In the queue for entry to Black and Blue’s main party, half of the people were dressed like me: jeans, T-shirt, sneakers. The other half were preparing for club lights and darkness
“Killed” is a term frequently heard on the wild frontier of book design. If that language seems too violent for dust jackets, then talk to designers about the painful experience of seeing their brainchildren tossed to the wayside. A book designer has many masters—readers, authors, publishers, shoppers, publicists—each with their own motives. Maisonneuve’s Salon Refusé showcases three respected designers and their valiant fights for the perfect cover.
PAUL SAHRE Killing the Buddha: A Heretic’s Bible
Paul Sahre has designed book covers for, among others, Vintage, Knopf and Beacon Press. He works in New York City out of the aptly named Office of Paul Sahre, where he also silkscreens posters for non-profit organizations. Killing the Buddha: A Heretic’s Bible recounts Jeff Sharlet and Peter Manseau’s trek across the United States in search of contemporary religious experience. The book also includes thirteen reimaginings by acclaimed American writers of different books of the Bible.
This is a very literal interpretation of the book: an image that represents the deity with an X through it. Of all of the0designs, this was the least typical because it didn’t have type on it. This is quite rare in book-cover design, but the unorthodox approach is fitting considering the book’s unconventional approach to religious themes. The huge type on the spine allowed “the title to get out there, but just in a different way.” It also makes the book into a glaring X on the bookshelf—something that cannot be ignored. After so many rejected proposals, it was a relief to come up with something that the author loved.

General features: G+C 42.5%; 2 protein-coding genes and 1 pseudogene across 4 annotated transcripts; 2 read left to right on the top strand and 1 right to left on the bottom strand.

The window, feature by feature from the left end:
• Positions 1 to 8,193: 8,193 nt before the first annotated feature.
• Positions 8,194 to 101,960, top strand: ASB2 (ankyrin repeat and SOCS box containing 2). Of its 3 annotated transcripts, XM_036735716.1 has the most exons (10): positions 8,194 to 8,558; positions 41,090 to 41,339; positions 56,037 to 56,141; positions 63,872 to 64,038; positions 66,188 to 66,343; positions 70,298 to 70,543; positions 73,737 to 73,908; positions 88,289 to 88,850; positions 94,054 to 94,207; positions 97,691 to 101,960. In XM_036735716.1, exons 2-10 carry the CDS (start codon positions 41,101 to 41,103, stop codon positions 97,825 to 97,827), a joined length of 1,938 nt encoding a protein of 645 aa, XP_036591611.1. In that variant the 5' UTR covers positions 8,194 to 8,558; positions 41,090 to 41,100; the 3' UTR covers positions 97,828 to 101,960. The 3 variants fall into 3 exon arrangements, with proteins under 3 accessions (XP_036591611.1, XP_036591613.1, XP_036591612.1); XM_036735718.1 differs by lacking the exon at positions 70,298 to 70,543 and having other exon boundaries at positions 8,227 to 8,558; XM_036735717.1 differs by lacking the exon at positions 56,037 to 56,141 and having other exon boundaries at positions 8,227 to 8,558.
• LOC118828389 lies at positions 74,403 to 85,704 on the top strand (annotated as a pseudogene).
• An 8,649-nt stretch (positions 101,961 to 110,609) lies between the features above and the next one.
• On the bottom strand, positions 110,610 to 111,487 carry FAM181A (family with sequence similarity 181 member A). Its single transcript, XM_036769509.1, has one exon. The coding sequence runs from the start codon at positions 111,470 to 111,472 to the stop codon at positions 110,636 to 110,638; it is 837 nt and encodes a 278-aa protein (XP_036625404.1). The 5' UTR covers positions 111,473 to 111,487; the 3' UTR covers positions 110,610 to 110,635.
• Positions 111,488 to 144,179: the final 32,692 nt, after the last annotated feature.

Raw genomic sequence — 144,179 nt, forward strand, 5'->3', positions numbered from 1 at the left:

1 The traditional image of the Bible did not convey the book’s raucous theme, and so this cover was considered too “sleepy.” “Calling something a Heretic’s Bible—[it] needed to make more of a disruption on the shelf,” says Sahre. This book isn’t “about monks, [it’s] about people dealing with these issues today.” Ultimately, the image of praying hands playing with a cat’s cradle was deemed clever, but too subtle.
2 Sahre loved this cover because he saw it as an observation on how to look at the modern world: there is spirituality in the everyday. The unconventional font helps to foreground the image of the eerie telephone pole, a technique that Sahre hoped would pay off “if the viewer took the time to consider it.” Since this proposal was considered at the same time as the winning cover, though, the concept was never fully discussed.
DAVID DRUMMOND The Last Well Person: How to Stay Well Despite the Health-Care System
Designer David Drummond works out of Salamander Hill Design, his home studio in southwestern Quebec. He is loved and acclaimed at Maisonneuve for having designed all our 2003 covers, but is probably best known for his book-cover work. Nortin M. Hadler’sThe Last Well Person: How to Stay Well Despite the Health-Care Systemexplores how the increasing medicalization of everyday life is in fact hazardous to our health.